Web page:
Moving to the cloud

Last week I wrote a post about why cloud computing is important to more than Information Technology groups. My main position was that people today are becoming connected to the internet with more than a single device. Gone are the days of a single PC. Today, many consumers are connecting to data and other people with their PC/Laptop, Smartphone, tablet, iPad, etc.

So the availability of data is becoming more relevant to consumers today. Over the past year I’ve been transitioning myself to the cloud and trying services for documents, music, photographs, passwords, videos, and social sharing.  I’ve come to the point that now my default thinking about data storage is somewhere online. Our society needs to rethink the meaning of “get your head out of the clouds”.

Initially I was concerned about security of my data and privacy of the contents. Let’s breakdown security first. Is a data center of an operating entity more secure than my house or my computing devices which tend to be mobile? For physical security that’s a resounding yes. I performed backups and archiving at home, but might forget to get the local copy off-site to a storage location or in a safe. It’s nice to know, or maybe a peace of mind, to know an organization is doing this for me.

But what about privacy of the contents through soft access by data system hacking? I decided to reduce password exposure by creating different passwords for each service.  If the provider is hacked then I guess I run the risk of exposure along with thousands of others. Same risk holds for any place that has personal information about me though (doctor’s offices, IRS, credit card company, bank, etc.). I guess my point is that this is a risk for everyone unless you go off the grid and move to a cabin in deep Montana. I’ve had exposure to a service from a well known company that aggregates public records. Trust me, your life footprint is large and available in public records for others to see.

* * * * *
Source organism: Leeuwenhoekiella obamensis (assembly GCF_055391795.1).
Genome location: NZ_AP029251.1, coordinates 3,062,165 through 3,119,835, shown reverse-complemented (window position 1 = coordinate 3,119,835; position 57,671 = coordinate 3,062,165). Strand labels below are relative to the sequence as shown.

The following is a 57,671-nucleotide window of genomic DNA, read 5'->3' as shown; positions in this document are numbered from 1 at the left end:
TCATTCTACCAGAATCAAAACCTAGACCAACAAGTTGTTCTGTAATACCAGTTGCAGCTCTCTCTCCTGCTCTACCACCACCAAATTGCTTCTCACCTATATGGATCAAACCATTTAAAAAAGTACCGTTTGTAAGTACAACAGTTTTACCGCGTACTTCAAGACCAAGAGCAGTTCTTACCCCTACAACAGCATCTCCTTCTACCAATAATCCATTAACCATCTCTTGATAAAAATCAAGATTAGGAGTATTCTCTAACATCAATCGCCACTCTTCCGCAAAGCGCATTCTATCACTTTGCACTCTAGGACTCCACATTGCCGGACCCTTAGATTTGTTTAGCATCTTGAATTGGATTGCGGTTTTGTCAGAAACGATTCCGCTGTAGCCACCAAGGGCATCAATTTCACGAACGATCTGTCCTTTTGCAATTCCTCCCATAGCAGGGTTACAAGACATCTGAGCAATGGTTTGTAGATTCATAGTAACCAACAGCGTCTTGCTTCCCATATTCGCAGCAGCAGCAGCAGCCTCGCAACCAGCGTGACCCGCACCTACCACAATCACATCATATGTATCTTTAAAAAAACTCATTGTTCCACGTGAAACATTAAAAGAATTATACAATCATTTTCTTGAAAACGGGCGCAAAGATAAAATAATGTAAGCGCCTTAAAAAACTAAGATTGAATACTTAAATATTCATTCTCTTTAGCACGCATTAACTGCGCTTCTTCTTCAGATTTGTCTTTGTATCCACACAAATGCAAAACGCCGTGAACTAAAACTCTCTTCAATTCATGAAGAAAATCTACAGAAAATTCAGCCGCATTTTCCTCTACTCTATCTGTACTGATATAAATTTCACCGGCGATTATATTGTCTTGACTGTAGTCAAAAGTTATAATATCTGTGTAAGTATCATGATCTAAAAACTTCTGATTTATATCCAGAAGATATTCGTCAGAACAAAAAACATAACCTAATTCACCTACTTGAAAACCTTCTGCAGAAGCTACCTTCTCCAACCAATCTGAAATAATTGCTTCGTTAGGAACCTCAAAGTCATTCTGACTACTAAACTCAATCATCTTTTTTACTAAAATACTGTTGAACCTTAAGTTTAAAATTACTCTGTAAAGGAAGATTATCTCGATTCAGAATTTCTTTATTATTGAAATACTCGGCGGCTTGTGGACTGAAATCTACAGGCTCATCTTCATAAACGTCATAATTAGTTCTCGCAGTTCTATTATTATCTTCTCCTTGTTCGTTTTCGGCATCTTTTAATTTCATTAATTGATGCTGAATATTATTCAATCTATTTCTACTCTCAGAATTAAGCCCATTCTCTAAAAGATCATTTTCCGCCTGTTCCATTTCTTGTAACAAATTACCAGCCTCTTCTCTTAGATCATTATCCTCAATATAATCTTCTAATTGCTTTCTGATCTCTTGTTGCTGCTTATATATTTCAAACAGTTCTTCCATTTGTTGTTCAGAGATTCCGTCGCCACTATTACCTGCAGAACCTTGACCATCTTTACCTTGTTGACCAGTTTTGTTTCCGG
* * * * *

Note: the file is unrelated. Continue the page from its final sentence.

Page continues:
That brings us to usability. With data “in the cloud”, I pull it whenever and wherever I am. It’s not something I have to think about. It’s just there. People like simple. People use simple.

Oh make sure others know where the data is and how to access it (your passwords!). One day you hope to reside in the clouds. Orphaned data is a lonely place.

2 Replies to “Moving to the cloud”

  1. I downloaded and played with Evernote tonight. I’m also moving to the cloud, also using Amazon Cloud Drive. We should compare notes.

  2. I love the Evernote web clipper. It’s taken the place of what I previously used Delicious to do. Thanks for sharing the link with a great idea on getting Kindle book notes into Evernote.

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